Driving around my hometown the past two days I've wondered why some of the flags are at half-mast. The answer came on the front page of the local paper this morning. I pulled the newsprint out of the dew-covered biodegradable plastic wrap and it sprang open with the headline that two of the men killed in the NATO helicopter crash in Afghanistan this week were from our area.
Two more families have become Gold Star Families in a blink, in the time it took for the crash to take their loved ones.
This hit me in the gut, and the heart. My June SuperRomance online read, Navy Hope, is about Gold Star Families, and what they do after they get through the initial year or so of intense grief. How do they move on?
My editor and I are working on the edits for this story at this very moment. The timing doesn't escape me, it's beyond me.
As a novelist I know that while my stories and characters are works of fiction, the emotions are anything but contrived. They're real. I've lived them, save for the Gold Star Family part (thank you God!).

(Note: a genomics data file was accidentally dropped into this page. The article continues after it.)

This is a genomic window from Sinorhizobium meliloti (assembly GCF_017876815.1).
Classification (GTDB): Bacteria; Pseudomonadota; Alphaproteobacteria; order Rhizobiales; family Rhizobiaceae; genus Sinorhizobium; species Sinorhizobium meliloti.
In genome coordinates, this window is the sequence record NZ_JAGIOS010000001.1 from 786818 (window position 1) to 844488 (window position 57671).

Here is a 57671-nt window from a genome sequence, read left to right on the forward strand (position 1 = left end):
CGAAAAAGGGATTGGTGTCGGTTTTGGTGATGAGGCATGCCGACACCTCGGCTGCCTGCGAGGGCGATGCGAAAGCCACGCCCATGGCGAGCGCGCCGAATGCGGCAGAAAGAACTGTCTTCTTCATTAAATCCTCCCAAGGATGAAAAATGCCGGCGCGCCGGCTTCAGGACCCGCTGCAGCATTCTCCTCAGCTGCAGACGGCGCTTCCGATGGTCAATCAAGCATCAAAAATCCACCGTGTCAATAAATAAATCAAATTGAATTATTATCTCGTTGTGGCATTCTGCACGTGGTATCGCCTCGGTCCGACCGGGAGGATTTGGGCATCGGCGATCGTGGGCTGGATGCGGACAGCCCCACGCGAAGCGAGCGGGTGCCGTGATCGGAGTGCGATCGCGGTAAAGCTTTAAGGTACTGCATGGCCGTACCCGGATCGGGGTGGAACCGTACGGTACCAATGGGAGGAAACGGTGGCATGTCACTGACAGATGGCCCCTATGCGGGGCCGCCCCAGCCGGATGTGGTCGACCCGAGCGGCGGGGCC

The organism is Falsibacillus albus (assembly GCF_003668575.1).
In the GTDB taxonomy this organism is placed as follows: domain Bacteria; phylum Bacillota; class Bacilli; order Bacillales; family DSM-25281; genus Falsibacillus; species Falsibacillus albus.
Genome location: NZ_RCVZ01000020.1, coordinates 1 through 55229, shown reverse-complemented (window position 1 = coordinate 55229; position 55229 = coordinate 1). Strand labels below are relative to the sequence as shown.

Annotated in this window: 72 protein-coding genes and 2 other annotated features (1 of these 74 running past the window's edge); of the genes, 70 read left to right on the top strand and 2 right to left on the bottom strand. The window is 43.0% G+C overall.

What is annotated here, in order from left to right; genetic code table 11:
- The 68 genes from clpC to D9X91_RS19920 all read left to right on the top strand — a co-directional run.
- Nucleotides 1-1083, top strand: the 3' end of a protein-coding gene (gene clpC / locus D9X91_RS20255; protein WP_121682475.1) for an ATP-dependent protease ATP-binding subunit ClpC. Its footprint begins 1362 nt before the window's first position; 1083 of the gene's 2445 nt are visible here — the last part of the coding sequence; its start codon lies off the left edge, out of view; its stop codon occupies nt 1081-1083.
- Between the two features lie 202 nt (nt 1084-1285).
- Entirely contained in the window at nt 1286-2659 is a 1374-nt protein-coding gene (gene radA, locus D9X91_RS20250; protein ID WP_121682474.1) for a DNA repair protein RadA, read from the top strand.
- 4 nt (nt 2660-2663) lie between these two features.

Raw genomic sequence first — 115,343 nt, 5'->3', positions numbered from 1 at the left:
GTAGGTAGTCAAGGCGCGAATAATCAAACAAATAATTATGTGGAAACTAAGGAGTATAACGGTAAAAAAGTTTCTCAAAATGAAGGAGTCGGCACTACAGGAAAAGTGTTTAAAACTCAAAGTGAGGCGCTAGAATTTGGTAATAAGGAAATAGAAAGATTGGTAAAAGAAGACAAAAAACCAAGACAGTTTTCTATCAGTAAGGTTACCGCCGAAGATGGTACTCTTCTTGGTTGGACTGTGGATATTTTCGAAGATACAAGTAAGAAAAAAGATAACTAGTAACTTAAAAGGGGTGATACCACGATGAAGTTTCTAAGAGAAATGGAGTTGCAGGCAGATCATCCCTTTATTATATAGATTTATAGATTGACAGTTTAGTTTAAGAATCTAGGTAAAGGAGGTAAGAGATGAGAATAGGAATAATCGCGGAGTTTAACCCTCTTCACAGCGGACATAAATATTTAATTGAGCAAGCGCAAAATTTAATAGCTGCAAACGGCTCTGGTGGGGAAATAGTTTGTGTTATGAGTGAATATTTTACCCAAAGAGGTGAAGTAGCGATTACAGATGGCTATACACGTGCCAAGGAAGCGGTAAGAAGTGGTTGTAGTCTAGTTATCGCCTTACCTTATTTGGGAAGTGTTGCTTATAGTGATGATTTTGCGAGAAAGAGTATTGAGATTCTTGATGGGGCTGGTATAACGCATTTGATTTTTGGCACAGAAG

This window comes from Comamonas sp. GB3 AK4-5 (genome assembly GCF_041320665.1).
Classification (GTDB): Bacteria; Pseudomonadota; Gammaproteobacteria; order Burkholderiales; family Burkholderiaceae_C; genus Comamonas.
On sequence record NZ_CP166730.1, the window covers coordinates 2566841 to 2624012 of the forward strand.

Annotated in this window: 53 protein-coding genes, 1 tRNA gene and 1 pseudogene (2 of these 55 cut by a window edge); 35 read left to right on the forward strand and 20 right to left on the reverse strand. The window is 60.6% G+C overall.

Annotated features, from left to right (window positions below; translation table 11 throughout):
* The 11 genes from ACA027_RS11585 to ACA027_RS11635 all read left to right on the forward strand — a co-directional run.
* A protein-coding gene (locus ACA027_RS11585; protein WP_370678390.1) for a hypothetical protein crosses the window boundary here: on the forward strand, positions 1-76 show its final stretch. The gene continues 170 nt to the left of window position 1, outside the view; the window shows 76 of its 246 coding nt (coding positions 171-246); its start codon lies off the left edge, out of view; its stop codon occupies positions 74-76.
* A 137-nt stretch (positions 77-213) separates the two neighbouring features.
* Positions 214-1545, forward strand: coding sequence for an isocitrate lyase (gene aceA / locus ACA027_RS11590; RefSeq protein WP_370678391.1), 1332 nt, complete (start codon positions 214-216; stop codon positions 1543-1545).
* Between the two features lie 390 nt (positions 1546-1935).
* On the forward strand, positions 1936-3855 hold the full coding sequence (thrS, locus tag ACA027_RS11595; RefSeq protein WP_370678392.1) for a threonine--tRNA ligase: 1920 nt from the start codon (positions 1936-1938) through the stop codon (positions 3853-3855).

My heart aches for the surviving families of every military casualty. I can't bring anyone back from the dead, none of us can make that happy ending happen.
But I can write about these families in my work by paying tribute to their heroism, the kind that's rarely in the paper or on a newscast. The everyday work and steadfast courage that it takes to be a military family, be it Blue Star (a family with a deployed member), Gold Star (a family who has lost a loved one), or the vast number of other military families.
Because I write romance, I can give them a happy ending, the kind they all deserve, but unfortunately don't always get in real life. With that, perhaps I can give everyone a bit of hope.